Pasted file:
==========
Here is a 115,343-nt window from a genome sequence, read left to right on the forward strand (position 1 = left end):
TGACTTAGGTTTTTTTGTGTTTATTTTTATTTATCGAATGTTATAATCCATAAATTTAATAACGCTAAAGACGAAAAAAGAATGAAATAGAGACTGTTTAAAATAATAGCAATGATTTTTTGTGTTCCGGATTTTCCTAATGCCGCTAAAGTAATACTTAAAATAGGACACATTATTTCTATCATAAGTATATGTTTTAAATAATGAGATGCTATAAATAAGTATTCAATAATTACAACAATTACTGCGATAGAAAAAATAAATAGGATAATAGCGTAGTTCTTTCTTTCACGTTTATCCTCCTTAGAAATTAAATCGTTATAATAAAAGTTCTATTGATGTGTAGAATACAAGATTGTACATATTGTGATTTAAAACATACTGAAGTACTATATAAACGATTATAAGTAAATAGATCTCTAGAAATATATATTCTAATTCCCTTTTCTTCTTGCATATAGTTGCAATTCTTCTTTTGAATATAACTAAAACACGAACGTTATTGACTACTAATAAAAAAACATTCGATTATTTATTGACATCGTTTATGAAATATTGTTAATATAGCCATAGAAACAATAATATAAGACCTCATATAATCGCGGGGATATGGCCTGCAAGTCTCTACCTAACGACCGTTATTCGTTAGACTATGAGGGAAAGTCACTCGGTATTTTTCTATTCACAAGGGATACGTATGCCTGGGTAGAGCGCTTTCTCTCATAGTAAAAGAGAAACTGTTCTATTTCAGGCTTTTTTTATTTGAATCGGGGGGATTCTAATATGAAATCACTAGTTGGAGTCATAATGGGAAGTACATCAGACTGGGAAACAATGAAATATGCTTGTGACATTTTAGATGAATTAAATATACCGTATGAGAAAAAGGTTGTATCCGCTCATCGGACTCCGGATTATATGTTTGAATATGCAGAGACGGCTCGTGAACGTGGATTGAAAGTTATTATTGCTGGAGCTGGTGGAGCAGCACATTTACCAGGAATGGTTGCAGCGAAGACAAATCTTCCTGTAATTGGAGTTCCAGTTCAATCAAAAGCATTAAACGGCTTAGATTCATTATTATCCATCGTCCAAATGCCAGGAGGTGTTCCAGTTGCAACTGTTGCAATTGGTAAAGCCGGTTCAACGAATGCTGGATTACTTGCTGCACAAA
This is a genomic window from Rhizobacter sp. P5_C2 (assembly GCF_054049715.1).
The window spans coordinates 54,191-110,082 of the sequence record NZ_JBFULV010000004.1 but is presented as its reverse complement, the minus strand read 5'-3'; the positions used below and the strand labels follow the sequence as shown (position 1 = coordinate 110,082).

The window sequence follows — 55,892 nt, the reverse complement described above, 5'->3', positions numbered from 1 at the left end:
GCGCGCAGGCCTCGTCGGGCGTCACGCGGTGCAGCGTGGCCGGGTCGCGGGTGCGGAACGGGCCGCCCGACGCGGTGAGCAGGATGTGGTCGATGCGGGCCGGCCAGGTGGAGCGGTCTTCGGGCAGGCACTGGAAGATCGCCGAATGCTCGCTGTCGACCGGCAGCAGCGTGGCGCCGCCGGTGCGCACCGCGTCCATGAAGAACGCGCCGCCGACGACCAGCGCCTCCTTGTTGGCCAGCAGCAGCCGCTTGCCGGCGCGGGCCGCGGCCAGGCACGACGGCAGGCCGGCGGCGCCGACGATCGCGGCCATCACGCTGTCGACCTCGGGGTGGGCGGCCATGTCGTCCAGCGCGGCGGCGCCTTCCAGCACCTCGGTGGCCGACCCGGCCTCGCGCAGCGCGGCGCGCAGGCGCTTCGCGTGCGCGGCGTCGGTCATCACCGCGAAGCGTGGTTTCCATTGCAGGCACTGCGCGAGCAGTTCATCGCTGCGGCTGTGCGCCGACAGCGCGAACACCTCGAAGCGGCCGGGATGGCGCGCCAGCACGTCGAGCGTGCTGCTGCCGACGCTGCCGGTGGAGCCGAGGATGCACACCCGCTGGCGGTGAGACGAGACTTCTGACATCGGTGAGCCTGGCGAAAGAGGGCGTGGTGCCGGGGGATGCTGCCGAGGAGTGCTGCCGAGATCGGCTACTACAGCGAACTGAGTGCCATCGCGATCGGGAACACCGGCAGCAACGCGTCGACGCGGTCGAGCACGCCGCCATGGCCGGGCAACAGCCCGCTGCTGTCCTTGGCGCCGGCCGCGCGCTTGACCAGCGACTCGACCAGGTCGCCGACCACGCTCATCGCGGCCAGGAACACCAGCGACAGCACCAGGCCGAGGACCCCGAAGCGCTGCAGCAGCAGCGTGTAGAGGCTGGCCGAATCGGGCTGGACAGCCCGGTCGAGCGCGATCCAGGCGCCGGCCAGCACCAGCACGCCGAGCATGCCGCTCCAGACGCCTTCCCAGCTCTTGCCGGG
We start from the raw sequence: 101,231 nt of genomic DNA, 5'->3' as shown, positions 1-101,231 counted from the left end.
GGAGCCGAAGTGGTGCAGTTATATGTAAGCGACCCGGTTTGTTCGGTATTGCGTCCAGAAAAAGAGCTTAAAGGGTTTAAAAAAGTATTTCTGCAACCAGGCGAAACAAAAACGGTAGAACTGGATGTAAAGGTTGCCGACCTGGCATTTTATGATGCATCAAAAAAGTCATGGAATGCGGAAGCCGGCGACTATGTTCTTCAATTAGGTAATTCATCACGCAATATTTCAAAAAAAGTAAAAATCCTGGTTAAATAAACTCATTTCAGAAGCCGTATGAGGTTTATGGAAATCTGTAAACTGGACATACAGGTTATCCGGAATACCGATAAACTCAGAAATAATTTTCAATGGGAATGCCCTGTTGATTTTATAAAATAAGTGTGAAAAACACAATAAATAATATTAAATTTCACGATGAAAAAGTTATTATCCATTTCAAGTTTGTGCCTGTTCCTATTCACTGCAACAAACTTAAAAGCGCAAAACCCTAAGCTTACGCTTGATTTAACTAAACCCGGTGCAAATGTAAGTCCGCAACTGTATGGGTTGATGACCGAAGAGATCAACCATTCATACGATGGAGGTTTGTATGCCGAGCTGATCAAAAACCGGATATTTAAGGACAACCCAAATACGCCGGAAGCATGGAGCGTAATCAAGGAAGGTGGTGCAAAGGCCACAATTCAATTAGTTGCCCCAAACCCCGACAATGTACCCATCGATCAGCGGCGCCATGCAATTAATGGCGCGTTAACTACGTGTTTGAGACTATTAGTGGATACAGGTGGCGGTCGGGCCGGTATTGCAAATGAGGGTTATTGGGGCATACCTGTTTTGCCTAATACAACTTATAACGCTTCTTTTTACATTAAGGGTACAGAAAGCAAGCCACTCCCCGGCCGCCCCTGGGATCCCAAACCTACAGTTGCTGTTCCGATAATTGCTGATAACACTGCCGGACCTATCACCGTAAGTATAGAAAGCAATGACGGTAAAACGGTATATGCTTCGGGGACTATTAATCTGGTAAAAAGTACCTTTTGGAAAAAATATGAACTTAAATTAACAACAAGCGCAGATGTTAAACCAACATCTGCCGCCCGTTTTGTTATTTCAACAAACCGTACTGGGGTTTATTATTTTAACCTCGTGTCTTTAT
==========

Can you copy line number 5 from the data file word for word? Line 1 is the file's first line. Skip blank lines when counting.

The window sequence follows — 55,892 nt, the reverse complement described above, 5'->3', positions numbered from 1 at the left end: